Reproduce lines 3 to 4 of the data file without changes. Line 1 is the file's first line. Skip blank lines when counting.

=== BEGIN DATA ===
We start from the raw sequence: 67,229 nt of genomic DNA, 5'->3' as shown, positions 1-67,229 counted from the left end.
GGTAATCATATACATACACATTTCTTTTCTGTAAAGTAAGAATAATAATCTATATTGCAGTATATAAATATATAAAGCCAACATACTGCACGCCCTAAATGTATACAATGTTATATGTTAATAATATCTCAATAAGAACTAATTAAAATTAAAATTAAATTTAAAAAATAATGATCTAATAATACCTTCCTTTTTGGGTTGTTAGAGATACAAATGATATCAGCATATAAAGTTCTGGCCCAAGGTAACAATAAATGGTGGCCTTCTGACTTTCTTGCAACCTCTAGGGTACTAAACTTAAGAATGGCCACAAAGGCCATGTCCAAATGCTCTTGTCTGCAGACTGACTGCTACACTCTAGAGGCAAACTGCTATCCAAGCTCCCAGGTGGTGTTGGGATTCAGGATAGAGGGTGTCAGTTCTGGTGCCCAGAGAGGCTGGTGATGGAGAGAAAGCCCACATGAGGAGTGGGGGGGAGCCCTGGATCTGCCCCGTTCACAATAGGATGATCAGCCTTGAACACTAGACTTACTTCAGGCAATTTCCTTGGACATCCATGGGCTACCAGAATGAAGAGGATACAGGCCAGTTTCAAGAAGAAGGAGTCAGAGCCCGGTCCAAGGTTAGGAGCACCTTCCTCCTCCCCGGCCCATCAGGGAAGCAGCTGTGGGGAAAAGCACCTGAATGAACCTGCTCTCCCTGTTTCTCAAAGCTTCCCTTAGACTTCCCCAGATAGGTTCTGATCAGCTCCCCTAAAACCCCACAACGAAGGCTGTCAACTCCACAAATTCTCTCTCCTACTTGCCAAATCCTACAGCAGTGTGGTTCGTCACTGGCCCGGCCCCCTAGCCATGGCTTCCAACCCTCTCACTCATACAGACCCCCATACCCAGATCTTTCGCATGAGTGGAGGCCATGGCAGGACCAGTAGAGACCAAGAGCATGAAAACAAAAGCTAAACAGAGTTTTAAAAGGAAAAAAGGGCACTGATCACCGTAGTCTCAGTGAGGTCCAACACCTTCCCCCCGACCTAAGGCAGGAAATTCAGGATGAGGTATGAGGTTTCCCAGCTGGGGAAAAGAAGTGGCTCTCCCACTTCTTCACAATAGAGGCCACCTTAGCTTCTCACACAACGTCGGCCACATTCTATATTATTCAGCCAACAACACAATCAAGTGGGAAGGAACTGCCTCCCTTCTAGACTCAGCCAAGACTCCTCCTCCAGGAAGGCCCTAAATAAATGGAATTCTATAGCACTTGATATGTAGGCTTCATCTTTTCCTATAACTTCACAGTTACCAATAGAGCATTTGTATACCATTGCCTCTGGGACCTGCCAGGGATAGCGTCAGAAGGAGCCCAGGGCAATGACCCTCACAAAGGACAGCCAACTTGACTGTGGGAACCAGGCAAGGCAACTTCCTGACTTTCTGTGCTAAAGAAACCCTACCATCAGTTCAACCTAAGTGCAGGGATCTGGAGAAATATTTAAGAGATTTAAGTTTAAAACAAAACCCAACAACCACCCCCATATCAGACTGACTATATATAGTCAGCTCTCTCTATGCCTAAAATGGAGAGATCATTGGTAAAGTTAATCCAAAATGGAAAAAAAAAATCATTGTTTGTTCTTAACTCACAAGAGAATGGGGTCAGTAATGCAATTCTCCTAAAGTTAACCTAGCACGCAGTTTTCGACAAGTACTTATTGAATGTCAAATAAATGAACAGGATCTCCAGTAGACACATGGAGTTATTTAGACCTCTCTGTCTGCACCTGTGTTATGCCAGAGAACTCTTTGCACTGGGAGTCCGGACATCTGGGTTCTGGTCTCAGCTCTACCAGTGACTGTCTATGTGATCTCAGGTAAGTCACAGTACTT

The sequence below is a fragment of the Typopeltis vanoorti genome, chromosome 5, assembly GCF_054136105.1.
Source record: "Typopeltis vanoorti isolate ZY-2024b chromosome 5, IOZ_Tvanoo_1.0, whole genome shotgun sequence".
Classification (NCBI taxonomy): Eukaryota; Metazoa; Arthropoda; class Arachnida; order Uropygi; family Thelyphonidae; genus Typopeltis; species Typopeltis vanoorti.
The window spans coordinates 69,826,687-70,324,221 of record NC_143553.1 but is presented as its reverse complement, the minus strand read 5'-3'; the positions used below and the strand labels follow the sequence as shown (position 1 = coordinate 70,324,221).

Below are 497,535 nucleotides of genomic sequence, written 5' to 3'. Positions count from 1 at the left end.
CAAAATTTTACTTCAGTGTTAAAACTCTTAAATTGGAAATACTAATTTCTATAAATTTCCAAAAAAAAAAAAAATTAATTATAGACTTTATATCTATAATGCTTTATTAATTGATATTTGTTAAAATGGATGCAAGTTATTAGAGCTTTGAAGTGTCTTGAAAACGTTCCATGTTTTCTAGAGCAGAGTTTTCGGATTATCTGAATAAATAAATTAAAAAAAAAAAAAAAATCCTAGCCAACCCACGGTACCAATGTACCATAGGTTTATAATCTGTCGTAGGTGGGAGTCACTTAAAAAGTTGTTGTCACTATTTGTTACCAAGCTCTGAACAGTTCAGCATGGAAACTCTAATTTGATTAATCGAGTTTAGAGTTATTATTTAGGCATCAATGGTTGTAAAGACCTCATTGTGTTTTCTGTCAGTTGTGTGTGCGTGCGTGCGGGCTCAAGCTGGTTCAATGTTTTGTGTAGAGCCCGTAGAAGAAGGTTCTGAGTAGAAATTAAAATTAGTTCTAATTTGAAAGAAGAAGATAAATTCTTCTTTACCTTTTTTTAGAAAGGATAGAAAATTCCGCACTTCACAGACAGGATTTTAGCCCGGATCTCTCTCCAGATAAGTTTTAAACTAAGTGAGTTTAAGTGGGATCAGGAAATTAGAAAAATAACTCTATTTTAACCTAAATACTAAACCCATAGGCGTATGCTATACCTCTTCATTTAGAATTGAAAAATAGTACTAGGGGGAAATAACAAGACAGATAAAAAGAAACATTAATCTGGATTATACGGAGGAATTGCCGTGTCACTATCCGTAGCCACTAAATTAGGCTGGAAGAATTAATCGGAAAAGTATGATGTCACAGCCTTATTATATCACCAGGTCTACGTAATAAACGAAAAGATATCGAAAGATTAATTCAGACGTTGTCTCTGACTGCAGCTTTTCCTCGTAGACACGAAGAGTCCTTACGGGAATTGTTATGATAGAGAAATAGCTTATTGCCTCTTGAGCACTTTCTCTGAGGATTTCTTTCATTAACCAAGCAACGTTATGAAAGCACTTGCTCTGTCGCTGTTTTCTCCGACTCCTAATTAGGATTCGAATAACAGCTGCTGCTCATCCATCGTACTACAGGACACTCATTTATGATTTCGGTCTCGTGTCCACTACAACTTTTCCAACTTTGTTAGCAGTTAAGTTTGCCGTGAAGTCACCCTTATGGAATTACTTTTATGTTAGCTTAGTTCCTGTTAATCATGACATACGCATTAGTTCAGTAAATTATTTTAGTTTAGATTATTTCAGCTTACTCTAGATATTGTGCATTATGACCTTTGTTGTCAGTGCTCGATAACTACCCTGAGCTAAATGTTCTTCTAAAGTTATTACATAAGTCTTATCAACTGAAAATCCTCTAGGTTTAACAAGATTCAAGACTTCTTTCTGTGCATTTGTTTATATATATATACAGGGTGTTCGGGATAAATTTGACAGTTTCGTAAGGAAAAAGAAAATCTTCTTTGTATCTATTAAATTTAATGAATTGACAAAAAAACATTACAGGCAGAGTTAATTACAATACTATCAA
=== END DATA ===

The sequence below is a fragment of the Typopeltis vanoorti genome, chromosome 5, assembly GCF_054136105.1.
Source record: "Typopeltis vanoorti isolate ZY-2024b chromosome 5, IOZ_Tvanoo_1.0, whole genome shotgun sequence".